Petraeus: The Long Knives of November

Petraeus: The Long Knives of November:

Let’s end by putting ourselves in the ill-fitting shoes of General David Petraeus. Although he certainly earned some of his stars for valor at press manipulation and self-flattery, he also provided the following services to the Bush and Obama administrations: he served three combat tours in Iraq and Afghanistan; he devised a cover strategy for Iraqi withdrawal that saw President Obama through his reelection campaign; in Afghanistan he kept the Taliban out of Kabul long enough to suggest that, during the voting, the administration could talk up peace with honor; as CIA director, he presumably had a hand in finding bin Laden and bringing his rubout to a campaign spot near you; and in the Benghazi firestorm, he lent his considerable credibility to the wobbly administration cover story that the attack was spontaneous and unavoidable—all in the service of reelection politics.

Despite these efforts for the Obama team, General Petraeus now gets to look at pictures of his mistress on the front page of the New York Times; to hear that having a girlfriend made him “vulnerable to blackmail,” and to see his reputation dragged through the mud of the Tidal Basin, as though he had jumped in with Congressman Wilbur Mills and the Argentine Firecracker. Nor, in the fashion of Soviet show trials, does he ever get to respond to any of the allegations before they are blithely published or aired on television. “From Cy Young to sayonara,” as Graig Nettles said of similar politics on the New York Yankees.

If that isn’t enough gall to swallow in one sitting, General Petraeus also gets to time his public disgrace so that it happens in the same week that President Obama is celebrated on front pages around the world for his election triumph, his historic mandate, his charming family, his professional team, his brilliant handling of Iraq and Afghanistan, his killing of bin Laden, and his leadership in the Arab Spring.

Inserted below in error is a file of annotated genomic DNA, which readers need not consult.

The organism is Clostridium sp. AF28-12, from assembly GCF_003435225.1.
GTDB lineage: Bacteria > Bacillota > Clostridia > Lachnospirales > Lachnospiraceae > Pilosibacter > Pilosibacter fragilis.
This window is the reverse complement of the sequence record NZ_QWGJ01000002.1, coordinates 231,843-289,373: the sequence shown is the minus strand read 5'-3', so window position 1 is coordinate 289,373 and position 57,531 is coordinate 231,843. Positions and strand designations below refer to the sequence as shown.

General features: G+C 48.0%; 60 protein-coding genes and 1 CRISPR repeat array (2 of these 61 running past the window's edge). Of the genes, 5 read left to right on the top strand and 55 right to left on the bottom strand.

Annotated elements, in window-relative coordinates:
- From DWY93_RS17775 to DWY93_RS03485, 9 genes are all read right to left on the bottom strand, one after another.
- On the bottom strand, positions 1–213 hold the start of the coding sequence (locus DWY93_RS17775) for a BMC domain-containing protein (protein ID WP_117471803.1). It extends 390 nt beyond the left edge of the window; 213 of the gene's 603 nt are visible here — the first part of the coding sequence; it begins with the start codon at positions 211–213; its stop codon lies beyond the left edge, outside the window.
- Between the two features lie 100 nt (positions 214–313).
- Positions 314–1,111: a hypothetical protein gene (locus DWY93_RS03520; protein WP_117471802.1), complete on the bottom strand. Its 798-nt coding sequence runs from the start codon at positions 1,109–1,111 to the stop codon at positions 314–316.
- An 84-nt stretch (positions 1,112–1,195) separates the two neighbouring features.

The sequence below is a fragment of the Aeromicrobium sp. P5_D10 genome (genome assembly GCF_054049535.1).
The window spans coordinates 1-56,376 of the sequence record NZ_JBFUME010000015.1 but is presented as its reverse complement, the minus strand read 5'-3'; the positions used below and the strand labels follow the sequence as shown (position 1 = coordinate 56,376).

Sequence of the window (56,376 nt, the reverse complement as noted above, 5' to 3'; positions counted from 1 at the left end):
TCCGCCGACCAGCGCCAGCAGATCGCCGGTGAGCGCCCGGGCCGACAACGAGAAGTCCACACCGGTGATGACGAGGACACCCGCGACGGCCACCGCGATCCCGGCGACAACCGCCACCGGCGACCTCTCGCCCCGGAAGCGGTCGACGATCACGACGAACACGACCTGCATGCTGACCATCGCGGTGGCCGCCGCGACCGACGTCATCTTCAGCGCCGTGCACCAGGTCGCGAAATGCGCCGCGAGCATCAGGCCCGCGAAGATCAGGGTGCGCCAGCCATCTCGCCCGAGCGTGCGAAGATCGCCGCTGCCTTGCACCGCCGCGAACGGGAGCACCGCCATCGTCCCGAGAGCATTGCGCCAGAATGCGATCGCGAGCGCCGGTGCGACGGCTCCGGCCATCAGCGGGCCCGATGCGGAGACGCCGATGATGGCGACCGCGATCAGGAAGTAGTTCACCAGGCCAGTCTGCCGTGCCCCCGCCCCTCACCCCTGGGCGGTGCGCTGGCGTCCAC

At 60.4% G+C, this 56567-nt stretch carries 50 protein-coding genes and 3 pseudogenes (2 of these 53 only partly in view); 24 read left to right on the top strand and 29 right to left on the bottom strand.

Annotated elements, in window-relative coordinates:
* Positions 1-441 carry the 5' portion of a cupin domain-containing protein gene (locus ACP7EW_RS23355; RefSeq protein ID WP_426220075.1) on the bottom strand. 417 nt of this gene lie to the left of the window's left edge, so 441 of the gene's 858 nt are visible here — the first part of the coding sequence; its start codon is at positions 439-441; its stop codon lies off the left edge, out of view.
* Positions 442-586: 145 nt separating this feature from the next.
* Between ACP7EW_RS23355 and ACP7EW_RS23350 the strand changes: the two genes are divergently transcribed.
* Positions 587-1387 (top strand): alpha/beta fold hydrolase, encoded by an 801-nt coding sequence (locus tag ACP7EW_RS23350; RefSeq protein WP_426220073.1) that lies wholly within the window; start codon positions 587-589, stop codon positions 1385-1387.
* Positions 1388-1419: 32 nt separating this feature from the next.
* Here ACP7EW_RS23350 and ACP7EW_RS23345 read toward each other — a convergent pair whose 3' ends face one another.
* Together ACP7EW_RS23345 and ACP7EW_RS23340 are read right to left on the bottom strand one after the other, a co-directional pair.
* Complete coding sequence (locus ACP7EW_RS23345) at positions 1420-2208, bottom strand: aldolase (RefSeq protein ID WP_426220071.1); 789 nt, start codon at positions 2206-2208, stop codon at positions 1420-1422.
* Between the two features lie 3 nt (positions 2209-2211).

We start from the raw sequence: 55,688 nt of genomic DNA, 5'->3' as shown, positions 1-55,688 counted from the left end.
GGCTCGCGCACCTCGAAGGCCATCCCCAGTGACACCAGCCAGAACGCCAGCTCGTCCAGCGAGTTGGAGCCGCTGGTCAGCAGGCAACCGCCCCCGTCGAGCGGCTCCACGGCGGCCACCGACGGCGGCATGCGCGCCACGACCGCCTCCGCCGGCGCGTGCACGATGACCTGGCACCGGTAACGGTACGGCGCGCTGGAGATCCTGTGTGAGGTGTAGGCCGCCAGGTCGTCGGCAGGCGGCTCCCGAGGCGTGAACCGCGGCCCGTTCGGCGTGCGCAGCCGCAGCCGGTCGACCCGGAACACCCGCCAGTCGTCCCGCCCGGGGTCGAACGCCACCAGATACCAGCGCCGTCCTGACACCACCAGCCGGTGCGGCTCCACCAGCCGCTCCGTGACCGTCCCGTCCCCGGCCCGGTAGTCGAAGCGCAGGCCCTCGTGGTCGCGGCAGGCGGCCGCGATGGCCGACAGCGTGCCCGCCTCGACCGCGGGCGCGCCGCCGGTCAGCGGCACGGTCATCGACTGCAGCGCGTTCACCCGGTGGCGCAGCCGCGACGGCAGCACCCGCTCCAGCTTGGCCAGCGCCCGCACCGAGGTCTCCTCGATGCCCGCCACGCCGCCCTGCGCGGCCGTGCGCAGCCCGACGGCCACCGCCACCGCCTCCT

Source: NYTimes eXaminer

If it looks random, it probably isn’t

If it looks random, it probably isn’t:

This same conditional-probability argument, though, also applies to the day after tomorrow.

There’s a 0.0001 chance of lightning tomorrow. But for the next strike to be the day after tomorrow then lightning must strike on that day, and not strike tomorrow. So the probability becomes 0.9999 for no strike tomorrow, times 0.0001 for a strike the next day. Which is 0.00009999.

This is only very slightly less than 0.0001, but it is less. The probability of the next strike – not any strike, but the next strike – occurring the day after tomorrow is thus very slightly lower than the probability of the next strike being tomorrow.

And the further you go into the future, the smaller the number gets. In a week it’s about 0.00009994, in a year it’s about 0.00009643, in ten years it’s down to about 0.00006943 – until it becomes ridiculously small, millions of years in the future.

So the most likely day for the next lightning strike – whether or not it actually even struck today – is tomorrow. It’s only a tiny bit more likely that the next strike will be tomorrow than that it will be the next day, but it is more likely.

At this point you may be wondering why I’m injuring your brain with this stuff. It’s because this is a really important thing you need to know about the world. This statistical bias for chance events to happen closer to each other than seems intuitively likely means that all sorts of chance phenomena have “clusters” that people naturally think don’t look very random at all.

We are surrounded at all times by things that have a somewhat random distribution in space and/or time. Computer hardware failures. Car crashes. Disease outbreaks. The distribution of stars in the sky. Individual kills, and personal and team victories, in all sorts of games, sports and real-world wars.

None of these things are entirely random – actually achieving true, robust randomness is surprisingly difficult. But all of them have a chance component. And the stronger that chance component is, the more clusters you’ll see, and the easier it’ll be to incorrectly attribute those clusters to some non-chance phenomenon.

[Complicated world form that perspective.]

A ‘sacred’ duty

If you want to really thank veterans:

If a government has anything close to a ‘sacred’ duty, it is the duty of caring for the men and women who went away whole, and came back less than whole, because that government wasn’t wise or smart enough to solve their problems better.

[A favorite high school teacher used to quote Asimov to me “Violence … is the last refuge of the incompetent.” And if war is the ultimate national violence, then it explains why the above rings so true.]